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Today in Christian History
Through the encyclical "Regimini militantis ecclesiae," Pope Paul III officially approved the Society of Jesus, a body of priests organized by Ignatius of Loyola in 1534 for missionary work. Today, the Jesuits constitute the largest Catholic teaching order in the United States.
Philippina Graveron, a young Huguenot widow, is martyred at Paris.
The Seminario de San Bartolome is established by the Jesuits, their first college in Columbia. Classes will commence January 1st the following year with seventy students.
Death of St. Vincent de Paul. After giving his life to serving the poor, he had founded the first Confraternity of Charity, the Congregation of the Mission, and the Daughters of Charity (the first non-monastic women's order completely given to care of the sick and poor).
Birth of Robert Robinson, English clergyman and author of the hymn, "Come, Thou Fount of Every Blessing." He was converted at age 20 under the preaching of revivalist George Whitefield.
The Protestant Episcopal Church in the U.S. was founded on this date, following the American Revolutionary War, when U.S. Anglicans met in Philadelphia to create a denomination independent from and autonomous of the Church of England.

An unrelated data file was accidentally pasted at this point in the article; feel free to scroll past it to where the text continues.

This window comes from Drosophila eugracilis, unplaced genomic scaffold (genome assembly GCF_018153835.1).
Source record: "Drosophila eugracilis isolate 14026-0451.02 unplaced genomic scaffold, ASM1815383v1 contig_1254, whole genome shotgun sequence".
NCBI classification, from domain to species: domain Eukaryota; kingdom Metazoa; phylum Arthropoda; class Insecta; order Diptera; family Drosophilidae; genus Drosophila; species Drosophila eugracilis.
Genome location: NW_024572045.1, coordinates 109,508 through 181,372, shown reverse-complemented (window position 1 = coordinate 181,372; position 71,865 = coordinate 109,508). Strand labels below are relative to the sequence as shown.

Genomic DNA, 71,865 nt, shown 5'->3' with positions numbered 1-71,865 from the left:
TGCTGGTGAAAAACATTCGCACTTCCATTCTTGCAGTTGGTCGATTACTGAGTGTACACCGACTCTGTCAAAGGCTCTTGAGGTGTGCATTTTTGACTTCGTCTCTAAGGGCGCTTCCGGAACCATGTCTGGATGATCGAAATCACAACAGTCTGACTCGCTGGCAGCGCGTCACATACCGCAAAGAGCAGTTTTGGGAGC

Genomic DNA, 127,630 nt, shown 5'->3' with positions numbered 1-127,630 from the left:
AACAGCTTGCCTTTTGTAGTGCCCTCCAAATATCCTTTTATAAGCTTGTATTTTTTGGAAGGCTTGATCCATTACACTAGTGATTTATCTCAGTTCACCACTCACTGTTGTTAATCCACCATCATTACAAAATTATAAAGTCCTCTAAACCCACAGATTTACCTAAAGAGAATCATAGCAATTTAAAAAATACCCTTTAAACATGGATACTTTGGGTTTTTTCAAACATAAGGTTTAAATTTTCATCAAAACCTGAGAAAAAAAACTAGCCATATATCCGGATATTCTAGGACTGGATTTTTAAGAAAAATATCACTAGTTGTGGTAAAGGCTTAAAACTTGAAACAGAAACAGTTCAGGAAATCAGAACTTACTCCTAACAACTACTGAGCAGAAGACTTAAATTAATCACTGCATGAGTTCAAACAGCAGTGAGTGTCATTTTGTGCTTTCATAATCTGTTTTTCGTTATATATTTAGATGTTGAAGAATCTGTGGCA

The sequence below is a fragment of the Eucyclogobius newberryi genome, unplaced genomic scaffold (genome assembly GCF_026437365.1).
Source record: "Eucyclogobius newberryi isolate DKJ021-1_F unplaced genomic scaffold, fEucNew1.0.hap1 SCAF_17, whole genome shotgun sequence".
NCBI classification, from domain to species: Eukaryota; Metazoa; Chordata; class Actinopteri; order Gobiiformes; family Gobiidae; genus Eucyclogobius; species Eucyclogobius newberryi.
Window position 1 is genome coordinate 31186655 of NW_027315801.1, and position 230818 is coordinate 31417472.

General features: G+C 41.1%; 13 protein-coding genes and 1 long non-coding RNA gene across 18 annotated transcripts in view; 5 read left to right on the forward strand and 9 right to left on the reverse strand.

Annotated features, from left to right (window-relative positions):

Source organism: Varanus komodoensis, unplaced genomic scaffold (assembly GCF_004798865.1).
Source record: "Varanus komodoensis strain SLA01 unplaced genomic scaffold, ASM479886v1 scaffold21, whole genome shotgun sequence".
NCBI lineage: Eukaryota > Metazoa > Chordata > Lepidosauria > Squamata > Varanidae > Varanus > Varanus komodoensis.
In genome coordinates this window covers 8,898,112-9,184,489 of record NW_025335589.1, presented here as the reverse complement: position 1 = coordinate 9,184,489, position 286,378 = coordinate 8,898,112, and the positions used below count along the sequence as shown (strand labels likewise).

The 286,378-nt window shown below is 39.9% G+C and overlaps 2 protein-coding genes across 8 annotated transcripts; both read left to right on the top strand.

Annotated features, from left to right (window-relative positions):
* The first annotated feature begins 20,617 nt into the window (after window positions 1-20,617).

[despite his tombstone, which says September 26] Death of Freeborn Garrettson, for many years a leading Methodist itinerant pastor, later the presiding elder in the state of New York.
G. Tradescant Lay, an English physician, asserts at the first annual meeting of the Medical Missionary Society in Canton, China, that he will endeavor while he has life, to create a nearly universal system to freely give the benefits of "rational medicine" (as opposed to pre-scientific medicine) to the world's poor.
The dramatic anthology series "Crossroads" aired for the last time over ABC television. Depicting the work of various clergymen, the series had premiered in October 1955.
Death of Missionary Sam Sasser. In 1960 Sasser had begun serving as a missionary in the Marshall Islands and Samoa.
© 1987-2020, William D. Blake. Portions used by permission of the author, from "Almanac of the Christian Church"